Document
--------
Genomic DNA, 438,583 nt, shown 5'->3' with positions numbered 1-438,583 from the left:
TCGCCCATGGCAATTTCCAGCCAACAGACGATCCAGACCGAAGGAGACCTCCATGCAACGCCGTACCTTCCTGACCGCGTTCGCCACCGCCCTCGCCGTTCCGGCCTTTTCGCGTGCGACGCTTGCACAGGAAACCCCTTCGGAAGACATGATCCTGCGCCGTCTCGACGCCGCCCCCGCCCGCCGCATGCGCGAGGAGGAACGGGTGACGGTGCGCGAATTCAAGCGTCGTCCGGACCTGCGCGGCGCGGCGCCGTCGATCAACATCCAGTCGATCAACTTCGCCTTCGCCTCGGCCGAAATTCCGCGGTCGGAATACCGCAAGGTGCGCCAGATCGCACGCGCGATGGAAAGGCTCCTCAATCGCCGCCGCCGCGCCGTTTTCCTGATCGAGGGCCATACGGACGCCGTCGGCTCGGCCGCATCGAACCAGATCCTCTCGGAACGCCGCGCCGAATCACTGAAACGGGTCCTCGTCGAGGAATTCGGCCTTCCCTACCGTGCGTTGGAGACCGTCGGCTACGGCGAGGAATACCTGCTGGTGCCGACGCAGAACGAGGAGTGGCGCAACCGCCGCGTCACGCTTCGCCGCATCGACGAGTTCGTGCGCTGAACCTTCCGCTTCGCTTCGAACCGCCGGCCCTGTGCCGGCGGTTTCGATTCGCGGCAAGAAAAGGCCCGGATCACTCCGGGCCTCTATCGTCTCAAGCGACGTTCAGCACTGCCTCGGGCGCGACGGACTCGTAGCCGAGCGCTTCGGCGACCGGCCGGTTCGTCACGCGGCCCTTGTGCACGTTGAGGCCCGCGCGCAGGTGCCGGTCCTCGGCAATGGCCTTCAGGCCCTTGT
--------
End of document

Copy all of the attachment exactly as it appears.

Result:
Genomic DNA, 438,583 nt, shown 5'->3' with positions numbered 1-438,583 from the left:
TCGCCCATGGCAATTTCCAGCCAACAGACGATCCAGACCGAAGGAGACCTCCATGCAACGCCGTACCTTCCTGACCGCGTTCGCCACCGCCCTCGCCGTTCCGGCCTTTTCGCGTGCGACGCTTGCACAGGAAACCCCTTCGGAAGACATGATCCTGCGCCGTCTCGACGCCGCCCCCGCCCGCCGCATGCGCGAGGAGGAACGGGTGACGGTGCGCGAATTCAAGCGTCGTCCGGACCTGCGCGGCGCGGCGCCGTCGATCAACATCCAGTCGATCAACTTCGCCTTCGCCTCGGCCGAAATTCCGCGGTCGGAATACCGCAAGGTGCGCCAGATCGCACGCGCGATGGAAAGGCTCCTCAATCGCCGCCGCCGCGCCGTTTTCCTGATCGAGGGCCATACGGACGCCGTCGGCTCGGCCGCATCGAACCAGATCCTCTCGGAACGCCGCGCCGAATCACTGAAACGGGTCCTCGTCGAGGAATTCGGCCTTCCCTACCGTGCGTTGGAGACCGTCGGCTACGGCGAGGAATACCTGCTGGTGCCGACGCAGAACGAGGAGTGGCGCAACCGCCGCGTCACGCTTCGCCGCATCGACGAGTTCGTGCGCTGAACCTTCCGCTTCGCTTCGAACCGCCGGCCCTGTGCCGGCGGTTTCGATTCGCGGCAAGAAAAGGCCCGGATCACTCCGGGCCTCTATCGTCTCAAGCGACGTTCAGCACTGCCTCGGGCGCGACGGACTCGTAGCCGAGCGCTTCGGCGACCGGCCGGTTCGTCACGCGGCCCTTGTGCACGTTGAGGCCCGCGCGCAGGTGCCGGTCCTCGGCAATGGCCTTCAGGCCCTTGT